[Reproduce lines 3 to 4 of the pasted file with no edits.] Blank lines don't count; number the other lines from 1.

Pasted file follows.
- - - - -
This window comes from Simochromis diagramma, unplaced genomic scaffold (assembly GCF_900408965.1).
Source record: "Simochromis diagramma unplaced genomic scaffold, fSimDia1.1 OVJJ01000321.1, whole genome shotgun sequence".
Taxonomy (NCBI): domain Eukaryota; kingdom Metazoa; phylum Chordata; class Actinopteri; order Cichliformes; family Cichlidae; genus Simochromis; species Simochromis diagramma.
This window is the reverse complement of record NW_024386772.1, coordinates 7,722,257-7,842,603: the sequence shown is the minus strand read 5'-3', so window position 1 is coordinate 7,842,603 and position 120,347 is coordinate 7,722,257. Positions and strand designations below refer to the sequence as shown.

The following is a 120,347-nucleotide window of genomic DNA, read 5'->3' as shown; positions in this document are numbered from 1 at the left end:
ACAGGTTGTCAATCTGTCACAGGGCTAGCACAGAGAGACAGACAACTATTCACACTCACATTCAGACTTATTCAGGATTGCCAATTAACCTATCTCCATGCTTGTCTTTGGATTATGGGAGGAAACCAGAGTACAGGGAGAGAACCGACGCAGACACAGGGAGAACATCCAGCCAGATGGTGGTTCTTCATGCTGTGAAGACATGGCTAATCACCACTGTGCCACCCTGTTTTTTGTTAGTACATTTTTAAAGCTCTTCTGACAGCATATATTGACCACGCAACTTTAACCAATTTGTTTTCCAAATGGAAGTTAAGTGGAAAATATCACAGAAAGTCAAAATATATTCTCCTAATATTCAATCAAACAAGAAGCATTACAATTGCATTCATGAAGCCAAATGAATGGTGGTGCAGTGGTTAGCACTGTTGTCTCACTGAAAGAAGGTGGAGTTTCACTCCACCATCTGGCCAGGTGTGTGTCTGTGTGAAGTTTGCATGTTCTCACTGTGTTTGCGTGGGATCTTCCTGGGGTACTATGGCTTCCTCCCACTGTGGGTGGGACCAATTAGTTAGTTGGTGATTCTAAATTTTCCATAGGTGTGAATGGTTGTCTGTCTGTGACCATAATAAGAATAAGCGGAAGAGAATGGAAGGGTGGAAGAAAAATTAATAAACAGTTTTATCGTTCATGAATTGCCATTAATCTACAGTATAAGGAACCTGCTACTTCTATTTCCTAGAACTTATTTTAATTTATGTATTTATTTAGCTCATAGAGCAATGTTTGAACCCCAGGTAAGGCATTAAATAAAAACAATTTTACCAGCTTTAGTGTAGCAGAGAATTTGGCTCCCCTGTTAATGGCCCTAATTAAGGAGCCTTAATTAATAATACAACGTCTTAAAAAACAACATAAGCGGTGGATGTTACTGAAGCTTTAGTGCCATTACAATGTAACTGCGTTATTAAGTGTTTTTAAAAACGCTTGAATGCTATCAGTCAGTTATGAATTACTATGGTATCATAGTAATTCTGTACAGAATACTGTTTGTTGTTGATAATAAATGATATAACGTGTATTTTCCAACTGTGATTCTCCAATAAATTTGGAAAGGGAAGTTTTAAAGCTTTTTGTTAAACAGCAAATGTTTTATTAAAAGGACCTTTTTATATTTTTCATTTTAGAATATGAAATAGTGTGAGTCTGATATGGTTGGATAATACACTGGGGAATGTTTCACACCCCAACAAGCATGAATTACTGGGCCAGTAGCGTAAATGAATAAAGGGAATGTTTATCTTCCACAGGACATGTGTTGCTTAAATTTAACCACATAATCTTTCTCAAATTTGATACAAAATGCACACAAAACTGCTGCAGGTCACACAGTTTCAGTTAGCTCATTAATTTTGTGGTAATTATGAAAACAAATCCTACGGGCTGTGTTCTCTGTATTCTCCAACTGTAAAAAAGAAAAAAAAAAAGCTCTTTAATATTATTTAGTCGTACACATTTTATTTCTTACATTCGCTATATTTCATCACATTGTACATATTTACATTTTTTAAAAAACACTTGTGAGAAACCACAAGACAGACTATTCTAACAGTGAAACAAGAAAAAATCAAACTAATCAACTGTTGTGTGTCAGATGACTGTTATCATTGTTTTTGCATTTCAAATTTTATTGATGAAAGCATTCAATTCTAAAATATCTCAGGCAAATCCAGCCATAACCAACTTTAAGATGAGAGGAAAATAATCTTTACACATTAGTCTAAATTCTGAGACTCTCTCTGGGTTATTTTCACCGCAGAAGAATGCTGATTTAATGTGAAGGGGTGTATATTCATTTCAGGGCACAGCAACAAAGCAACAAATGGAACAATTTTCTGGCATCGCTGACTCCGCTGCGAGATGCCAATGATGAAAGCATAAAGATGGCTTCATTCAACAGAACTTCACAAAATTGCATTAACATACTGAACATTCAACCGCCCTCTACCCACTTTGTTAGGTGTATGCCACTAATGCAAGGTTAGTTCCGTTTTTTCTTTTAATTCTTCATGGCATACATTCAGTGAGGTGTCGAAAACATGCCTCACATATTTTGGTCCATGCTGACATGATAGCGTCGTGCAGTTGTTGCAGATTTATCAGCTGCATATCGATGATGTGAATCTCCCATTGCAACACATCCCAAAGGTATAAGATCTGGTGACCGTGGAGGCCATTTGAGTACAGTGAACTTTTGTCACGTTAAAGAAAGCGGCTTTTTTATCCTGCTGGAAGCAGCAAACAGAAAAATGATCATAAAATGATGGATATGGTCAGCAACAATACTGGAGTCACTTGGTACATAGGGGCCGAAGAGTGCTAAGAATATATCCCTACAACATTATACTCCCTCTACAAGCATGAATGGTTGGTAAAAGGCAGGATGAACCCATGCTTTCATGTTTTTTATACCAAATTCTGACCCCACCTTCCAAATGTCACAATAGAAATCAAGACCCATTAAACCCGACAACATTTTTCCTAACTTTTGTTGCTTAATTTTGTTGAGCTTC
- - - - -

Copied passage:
Taxonomy (NCBI): domain Eukaryota; kingdom Metazoa; phylum Chordata; class Actinopteri; order Cichliformes; family Cichlidae; genus Simochromis; species Simochromis diagramma.
This window is the reverse complement of record NW_024386772.1, coordinates 7,722,257-7,842,603: the sequence shown is the minus strand read 5'-3', so window position 1 is coordinate 7,842,603 and position 120,347 is coordinate 7,722,257. Positions and strand designations below refer to the sequence as shown.